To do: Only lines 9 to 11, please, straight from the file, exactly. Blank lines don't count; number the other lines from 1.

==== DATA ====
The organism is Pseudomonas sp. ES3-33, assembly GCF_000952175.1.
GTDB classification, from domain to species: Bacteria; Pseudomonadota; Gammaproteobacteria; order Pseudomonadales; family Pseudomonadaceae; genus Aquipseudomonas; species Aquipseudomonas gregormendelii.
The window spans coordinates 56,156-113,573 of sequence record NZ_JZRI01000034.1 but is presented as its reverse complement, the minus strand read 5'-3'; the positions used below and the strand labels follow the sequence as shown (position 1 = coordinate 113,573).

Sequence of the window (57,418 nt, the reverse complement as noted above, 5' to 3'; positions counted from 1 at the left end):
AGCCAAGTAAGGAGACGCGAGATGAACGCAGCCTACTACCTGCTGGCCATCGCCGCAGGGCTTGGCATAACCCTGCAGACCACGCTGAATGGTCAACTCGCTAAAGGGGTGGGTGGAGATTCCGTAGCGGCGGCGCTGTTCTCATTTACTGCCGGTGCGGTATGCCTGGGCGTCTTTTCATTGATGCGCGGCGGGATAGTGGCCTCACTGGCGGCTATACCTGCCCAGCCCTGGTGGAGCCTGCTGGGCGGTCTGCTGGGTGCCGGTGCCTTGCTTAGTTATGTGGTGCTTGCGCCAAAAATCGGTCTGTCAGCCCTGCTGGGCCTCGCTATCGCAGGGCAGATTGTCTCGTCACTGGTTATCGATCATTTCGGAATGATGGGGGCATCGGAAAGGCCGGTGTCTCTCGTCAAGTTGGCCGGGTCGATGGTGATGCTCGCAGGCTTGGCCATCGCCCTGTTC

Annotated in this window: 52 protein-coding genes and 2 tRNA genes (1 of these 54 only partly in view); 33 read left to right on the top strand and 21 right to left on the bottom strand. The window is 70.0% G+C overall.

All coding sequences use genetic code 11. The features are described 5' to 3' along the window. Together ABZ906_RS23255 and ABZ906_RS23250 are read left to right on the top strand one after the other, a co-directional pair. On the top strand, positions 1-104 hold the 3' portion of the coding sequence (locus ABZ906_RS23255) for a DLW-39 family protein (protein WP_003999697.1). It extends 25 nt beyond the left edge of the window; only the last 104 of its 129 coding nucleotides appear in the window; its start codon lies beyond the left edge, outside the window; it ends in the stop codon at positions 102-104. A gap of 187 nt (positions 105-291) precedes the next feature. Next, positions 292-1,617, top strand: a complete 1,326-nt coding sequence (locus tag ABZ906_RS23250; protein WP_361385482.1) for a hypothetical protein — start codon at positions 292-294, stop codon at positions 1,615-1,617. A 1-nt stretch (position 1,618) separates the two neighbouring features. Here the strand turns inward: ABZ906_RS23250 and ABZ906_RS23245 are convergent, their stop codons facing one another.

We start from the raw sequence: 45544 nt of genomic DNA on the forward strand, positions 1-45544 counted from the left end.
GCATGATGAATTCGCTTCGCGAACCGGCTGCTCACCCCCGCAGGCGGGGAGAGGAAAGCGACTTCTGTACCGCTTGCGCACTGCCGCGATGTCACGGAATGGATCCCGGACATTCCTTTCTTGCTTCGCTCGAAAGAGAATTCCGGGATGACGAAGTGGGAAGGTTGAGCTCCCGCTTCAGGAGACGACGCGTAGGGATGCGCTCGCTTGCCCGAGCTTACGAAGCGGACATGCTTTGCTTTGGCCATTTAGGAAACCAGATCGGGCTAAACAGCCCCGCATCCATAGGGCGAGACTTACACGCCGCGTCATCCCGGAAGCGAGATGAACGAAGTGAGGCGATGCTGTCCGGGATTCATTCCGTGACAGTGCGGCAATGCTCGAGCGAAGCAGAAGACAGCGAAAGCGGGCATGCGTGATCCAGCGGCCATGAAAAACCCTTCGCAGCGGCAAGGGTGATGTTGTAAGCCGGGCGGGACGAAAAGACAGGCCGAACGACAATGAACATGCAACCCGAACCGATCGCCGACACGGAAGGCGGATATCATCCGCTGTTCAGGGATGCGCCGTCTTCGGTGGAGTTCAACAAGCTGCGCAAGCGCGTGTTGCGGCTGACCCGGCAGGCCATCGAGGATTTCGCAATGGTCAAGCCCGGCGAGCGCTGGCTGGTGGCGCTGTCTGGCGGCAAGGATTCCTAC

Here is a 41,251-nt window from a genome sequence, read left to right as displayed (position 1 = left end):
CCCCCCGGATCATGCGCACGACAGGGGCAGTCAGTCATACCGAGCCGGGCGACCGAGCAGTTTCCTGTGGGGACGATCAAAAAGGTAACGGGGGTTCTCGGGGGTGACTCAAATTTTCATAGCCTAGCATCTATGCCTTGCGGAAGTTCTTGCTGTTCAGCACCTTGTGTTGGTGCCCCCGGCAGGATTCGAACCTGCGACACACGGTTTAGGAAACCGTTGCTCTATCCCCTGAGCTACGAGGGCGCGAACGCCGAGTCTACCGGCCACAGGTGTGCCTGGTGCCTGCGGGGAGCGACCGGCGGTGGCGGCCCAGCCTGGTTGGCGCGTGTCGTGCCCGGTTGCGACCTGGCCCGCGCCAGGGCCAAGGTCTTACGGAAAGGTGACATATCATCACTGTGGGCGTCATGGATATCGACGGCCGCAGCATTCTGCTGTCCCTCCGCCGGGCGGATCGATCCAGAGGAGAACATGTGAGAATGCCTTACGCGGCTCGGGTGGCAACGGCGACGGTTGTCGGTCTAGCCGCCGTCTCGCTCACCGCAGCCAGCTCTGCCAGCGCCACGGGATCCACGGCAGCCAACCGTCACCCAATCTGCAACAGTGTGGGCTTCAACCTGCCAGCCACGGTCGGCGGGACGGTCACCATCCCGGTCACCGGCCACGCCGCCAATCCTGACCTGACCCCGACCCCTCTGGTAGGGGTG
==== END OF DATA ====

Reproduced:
GCATGATGAATTCGCTTCGCGAACCGGCTGCTCACCCCCGCAGGCGGGGAGAGGAAAGCGACTTCTGTACCGCTTGCGCACTGCCGCGATGTCACGGAATGGATCCCGGACATTCCTTTCTTGCTTCGCTCGAAAGAGAATTCCGGGATGACGAAGTGGGAAGGTTGAGCTCCCGCTTCAGGAGACGACGCGTAGGGATGCGCTCGCTTGCCCGAGCTTACGAAGCGGACATGCTTTGCTTTGGCCATTTAGGAAACCAGATCGGGCTAAACAGCCCCGCATCCATAGGGCGAGACTTACACGCCGCGTCATCCCGGAAGCGAGATGAACGAAGTGAGGCGATGCTGTCCGGGATTCATTCCGTGACAGTGCGGCAATGCTCGAGCGAAGCAGAAGACAGCGAAAGCGGGCATGCGTGATCCAGCGGCCATGAAAAACCCTTCGCAGCGGCAAGGGTGATGTTGTAAGCCGGGCGGGACGAAAAGACAGGCCGAACGACAATGAACATGCAACCCGAACCGATCGCCGACACGGAAGGCGGATATCATCCGCTGTTCAGGGATGCGCCGTCTTCGGTGGAGTTCAACAAGCTGCGCAAGCGCGTGTTGCGGCTGACCCGGCAGGCCATCGAGGATTTCGCAATGGTCAAGCCCGGCGAGCGCTGGCTGGTGGCGCTGTCTGGCGGCAAGGATTCCTAC

Here is a 41,251-nt window from a genome sequence, read left to right as displayed (position 1 = left end):
CCCCCCGGATCATGCGCACGACAGGGGCAGTCAGTCATACCGAGCCGGGCGACCGAGCAGTTTCCTGTGGGGACGATCAAAAAGGTAACGGGGGTTCTCGGGGGTGACTCAAATTTTCATAGCCTAGCATCTATGCCTTGCGGAAGTTCTTGCTGTTCAGCACCTTGTGTTGGTGCCCCCGGCAGGATTCGAACCTGCGACACACGGTTTAGGAAACCGTTGCTCTATCCCCTGAGCTACGAGGGCGCGAACGCCGAGTCTACCGGCCACAGGTGTGCCTGGTGCCTGCGGGGAGCGACCGGCGGTGGCGGCCCAGCCTGGTTGGCGCGTGTCGTGCCCGGTTGCGACCTGGCCCGCGCCAGGGCCAAGGTCTTACGGAAAGGTGACATATCATCACTGTGGGCGTCATGGATATCGACGGCCGCAGCATTCTGCTGTCCCTCCGCCGGGCGGATCGATCCAGAGGAGAACATGTGAGAATGCCTTACGCGGCTCGGGTGGCAACGGCGACGGTTGTCGGTCTAGCCGCCGTCTCGCTCACCGCAGCCAGCTCTGCCAGCGCCACGGGATCCACGGCAGCCAACCGTCACCCAATCTGCAACAGTGTGGGCTTCAACCTGCCAGCCACGGTCGGCGGGACGGTCACCATCCCGGTCACCGGCCACGCCGCCAATCCTGACCTGACCCCGACCCCTCTGGTAGGGGTG